MARVELLOUS RESULTS. If we said these things of ourselves the public might well doubt, but never has a remedy received the unqualified endorsement, as "Ho- mocea" has received. We ask one and all to read these testimonials and ask themselves should they be without "Homocea." in their homes.
MEDICAL & OTHER TESTIMONIALS.…
MEDICAL & OTHER TESTIMONIALS. RHEUMATISM. LORD COMBERMERE writes: — Carlton Club, London, 9th Nov., 1887.—I have tried your Homocea' upon myself for Rheumatism, and I found it do more good than any embrocation I have ever used, and several of my friends have benefited by its use. COMBEBMERE."
BRUISES AND FLESH WOUNDS.
BRUISES AND FLESH WOUNDS. BISHOP WILLIAM TAYLOR writes:—" High Barnet, 2Sth Oct., 1891.—My dear old Friend,—I have used 'Homocea,' and proved its healing virtue both for severe braises and flesh wounds, and also to kill the virus of mosquitoes and chiggou (jiggers).—Yours very truly, (Bishop) Wil. TAYLOR, American Methodist Episcopal Mission."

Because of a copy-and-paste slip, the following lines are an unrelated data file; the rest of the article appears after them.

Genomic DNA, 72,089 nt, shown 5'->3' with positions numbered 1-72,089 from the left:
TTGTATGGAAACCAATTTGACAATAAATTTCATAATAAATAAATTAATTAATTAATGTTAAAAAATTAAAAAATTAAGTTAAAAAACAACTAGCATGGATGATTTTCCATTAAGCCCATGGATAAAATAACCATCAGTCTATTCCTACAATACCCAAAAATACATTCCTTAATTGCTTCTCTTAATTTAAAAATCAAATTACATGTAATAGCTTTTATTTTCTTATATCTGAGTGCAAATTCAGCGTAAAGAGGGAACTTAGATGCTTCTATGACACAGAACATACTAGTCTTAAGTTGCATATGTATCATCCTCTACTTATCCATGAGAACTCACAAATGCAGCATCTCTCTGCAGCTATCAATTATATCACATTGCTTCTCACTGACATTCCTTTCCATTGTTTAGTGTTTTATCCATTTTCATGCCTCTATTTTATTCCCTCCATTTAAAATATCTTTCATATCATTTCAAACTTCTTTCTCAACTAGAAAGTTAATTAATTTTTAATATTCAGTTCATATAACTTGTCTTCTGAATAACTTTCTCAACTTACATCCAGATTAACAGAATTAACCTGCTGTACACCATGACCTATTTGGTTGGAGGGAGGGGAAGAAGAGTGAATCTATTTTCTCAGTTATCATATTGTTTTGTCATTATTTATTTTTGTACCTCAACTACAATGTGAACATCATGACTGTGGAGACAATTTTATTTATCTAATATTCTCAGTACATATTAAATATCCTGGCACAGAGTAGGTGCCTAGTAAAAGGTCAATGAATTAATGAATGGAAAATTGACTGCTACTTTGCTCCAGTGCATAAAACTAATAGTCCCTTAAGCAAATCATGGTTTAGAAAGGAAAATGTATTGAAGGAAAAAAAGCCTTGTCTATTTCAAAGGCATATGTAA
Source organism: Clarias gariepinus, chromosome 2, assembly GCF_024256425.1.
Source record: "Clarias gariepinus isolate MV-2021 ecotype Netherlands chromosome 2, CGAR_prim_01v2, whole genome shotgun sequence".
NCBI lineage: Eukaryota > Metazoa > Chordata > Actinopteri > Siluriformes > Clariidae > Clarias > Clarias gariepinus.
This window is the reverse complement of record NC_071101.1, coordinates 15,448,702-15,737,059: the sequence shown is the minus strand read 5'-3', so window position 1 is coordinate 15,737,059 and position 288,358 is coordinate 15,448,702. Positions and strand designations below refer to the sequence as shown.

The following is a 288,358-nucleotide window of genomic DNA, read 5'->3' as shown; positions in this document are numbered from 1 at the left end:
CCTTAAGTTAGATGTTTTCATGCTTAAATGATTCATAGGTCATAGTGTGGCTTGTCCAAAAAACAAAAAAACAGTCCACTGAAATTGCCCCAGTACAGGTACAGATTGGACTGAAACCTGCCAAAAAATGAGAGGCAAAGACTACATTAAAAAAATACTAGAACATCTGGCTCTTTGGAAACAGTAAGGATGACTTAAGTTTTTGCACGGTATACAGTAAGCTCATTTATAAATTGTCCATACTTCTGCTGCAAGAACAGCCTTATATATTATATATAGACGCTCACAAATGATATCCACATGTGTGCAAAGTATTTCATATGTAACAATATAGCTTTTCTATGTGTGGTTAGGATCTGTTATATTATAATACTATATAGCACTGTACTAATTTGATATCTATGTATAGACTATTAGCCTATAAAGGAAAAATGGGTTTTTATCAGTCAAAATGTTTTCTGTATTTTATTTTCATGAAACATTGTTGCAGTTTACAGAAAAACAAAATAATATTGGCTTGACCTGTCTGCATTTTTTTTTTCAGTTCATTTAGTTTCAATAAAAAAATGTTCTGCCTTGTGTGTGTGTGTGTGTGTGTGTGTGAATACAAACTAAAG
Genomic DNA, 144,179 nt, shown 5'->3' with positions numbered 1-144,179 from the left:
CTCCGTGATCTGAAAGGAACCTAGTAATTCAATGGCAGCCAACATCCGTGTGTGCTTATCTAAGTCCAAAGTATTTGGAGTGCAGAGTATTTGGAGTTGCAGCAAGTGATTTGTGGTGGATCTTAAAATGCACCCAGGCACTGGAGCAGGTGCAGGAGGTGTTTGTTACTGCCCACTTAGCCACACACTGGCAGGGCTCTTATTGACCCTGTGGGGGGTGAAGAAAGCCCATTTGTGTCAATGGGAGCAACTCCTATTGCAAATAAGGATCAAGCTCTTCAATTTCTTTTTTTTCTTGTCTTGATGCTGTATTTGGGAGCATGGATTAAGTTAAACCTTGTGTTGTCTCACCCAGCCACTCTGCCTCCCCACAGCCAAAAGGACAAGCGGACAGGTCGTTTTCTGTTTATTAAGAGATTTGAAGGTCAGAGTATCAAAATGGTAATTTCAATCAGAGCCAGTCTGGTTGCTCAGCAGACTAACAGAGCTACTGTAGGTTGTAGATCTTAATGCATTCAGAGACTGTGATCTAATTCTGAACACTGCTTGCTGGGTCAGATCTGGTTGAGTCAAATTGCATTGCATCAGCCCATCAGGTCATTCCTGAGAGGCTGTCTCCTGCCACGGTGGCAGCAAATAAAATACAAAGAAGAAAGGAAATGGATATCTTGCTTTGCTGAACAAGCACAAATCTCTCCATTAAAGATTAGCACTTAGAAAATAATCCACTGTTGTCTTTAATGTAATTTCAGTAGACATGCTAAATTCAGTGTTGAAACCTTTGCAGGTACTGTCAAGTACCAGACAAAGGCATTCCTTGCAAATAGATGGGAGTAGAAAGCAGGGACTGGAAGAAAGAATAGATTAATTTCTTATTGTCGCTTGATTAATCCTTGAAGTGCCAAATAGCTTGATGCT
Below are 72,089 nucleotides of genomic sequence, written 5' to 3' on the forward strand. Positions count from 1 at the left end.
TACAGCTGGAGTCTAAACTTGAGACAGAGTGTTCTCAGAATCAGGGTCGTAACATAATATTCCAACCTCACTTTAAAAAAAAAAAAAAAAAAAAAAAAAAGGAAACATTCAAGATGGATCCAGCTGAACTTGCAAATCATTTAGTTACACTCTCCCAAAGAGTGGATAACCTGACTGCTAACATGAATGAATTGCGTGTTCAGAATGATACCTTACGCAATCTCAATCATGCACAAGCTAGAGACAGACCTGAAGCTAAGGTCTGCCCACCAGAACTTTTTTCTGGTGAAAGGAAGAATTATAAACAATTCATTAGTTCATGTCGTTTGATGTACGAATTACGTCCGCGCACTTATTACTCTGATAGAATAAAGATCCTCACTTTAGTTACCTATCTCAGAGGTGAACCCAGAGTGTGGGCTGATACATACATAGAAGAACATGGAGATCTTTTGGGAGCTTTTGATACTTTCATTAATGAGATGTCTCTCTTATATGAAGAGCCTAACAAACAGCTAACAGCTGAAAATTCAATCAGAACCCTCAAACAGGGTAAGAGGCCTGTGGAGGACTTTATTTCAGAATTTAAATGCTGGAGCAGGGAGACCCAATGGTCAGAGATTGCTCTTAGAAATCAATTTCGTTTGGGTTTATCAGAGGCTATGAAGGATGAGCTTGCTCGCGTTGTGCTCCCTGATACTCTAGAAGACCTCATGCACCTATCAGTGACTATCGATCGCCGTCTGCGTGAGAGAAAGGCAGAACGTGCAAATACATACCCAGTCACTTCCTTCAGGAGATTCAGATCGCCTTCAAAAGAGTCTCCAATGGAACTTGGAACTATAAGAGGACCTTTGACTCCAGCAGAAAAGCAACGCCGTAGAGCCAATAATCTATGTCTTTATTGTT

SEVERE INFLAMMATION. H. M. STANLEY (the great African explorer) says "Homocea" is a most soothing and effi- cacious unguent.It is as spft as oil and almost instantly mollifying in the case of severe inflammation.
BRADFORD, THURSDAY.—^There is no change t. report in our market to-day, transactions being on a quiet, if steady basis. The recent advance > in merino tops of special qualities is maintained, and rates all round are firm. Lustre ond demia are still iought afte4 aid OtiMtr Md &&pan sce steady. •